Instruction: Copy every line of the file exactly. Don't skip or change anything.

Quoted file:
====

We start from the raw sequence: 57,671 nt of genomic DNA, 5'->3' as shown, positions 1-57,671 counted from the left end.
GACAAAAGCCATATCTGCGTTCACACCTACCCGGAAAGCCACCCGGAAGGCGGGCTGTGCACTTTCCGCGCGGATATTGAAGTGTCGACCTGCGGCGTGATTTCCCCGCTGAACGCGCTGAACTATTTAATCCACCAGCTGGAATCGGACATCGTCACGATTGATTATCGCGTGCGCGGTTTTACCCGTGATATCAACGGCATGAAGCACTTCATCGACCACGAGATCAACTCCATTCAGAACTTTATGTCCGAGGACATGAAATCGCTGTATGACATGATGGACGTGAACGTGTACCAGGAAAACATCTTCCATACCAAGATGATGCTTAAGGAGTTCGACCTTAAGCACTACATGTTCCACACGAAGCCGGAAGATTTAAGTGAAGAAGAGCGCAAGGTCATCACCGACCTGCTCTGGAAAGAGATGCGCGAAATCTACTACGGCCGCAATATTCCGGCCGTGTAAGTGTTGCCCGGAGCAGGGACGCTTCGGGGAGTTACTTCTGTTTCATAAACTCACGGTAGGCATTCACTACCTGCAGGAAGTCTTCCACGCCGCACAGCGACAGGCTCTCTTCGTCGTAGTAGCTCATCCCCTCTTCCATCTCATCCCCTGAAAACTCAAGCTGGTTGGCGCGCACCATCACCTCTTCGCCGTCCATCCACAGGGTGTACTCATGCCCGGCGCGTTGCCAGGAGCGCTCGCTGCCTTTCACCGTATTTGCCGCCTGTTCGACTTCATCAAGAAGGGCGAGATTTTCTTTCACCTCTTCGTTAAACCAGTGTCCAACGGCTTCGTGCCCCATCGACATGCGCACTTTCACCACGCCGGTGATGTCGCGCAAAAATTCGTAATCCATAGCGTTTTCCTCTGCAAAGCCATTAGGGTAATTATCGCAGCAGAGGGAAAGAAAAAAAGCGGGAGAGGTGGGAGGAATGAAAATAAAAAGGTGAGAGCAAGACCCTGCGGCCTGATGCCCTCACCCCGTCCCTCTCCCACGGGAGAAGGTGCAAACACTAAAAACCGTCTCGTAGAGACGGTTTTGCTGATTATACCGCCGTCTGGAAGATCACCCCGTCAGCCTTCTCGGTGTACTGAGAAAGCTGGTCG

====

We start from the raw sequence: 57,671 nt of genomic DNA, 5'->3' as shown, positions 1-57,671 counted from the left end.
GACAAAAGCCATATCTGCGTTCACACCTACCCGGAAAGCCACCCGGAAGGCGGGCTGTGCACTTTCCGCGCGGATATTGAAGTGTCGACCTGCGGCGTGATTTCCCCGCTGAACGCGCTGAACTATTTAATCCACCAGCTGGAATCGGACATCGTCACGATTGATTATCGCGTGCGCGGTTTTACCCGTGATATCAACGGCATGAAGCACTTCATCGACCACGAGATCAACTCCATTCAGAACTTTATGTCCGAGGACATGAAATCGCTGTATGACATGATGGACGTGAACGTGTACCAGGAAAACATCTTCCATACCAAGATGATGCTTAAGGAGTTCGACCTTAAGCACTACATGTTCCACACGAAGCCGGAAGATTTAAGTGAAGAAGAGCGCAAGGTCATCACCGACCTGCTCTGGAAAGAGATGCGCGAAATCTACTACGGCCGCAATATTCCGGCCGTGTAAGTGTTGCCCGGAGCAGGGACGCTTCGGGGAGTTACTTCTGTTTCATAAACTCACGGTAGGCATTCACTACCTGCAGGAAGTCTTCCACGCCGCACAGCGACAGGCTCTCTTCGTCGTAGTAGCTCATCCCCTCTTCCATCTCATCCCCTGAAAACTCAAGCTGGTTGGCGCGCACCATCACCTCTTCGCCGTCCATCCACAGGGTGTACTCATGCCCGGCGCGTTGCCAGGAGCGCTCGCTGCCTTTCACCGTATTTGCCGCCTGTTCGACTTCATCAAGAAGGGCGAGATTTTCTTTCACCTCTTCGTTAAACCAGTGTCCAACGGCTTCGTGCCCCATCGACATGCGCACTTTCACCACGCCGGTGATGTCGCGCAAAAATTCGTAATCCATAGCGTTTTCCTCTGCAAAGCCATTAGGGTAATTATCGCAGCAGAGGGAAAGAAAAAAAGCGGGAGAGGTGGGAGGAATGAAAATAAAAAGGTGAGAGCAAGACCCTGCGGCCTGATGCCCTCACCCCGTCCCTCTCCCACGGGAGAAGGTGCAAACACTAAAAACCGTCTCGTAGAGACGGTTTTGCTGATTATACCGCCGTCTGGAAGATCACCCCGTCAGCCTTCTCGGTGTACTGAGAAAGCTGGTCG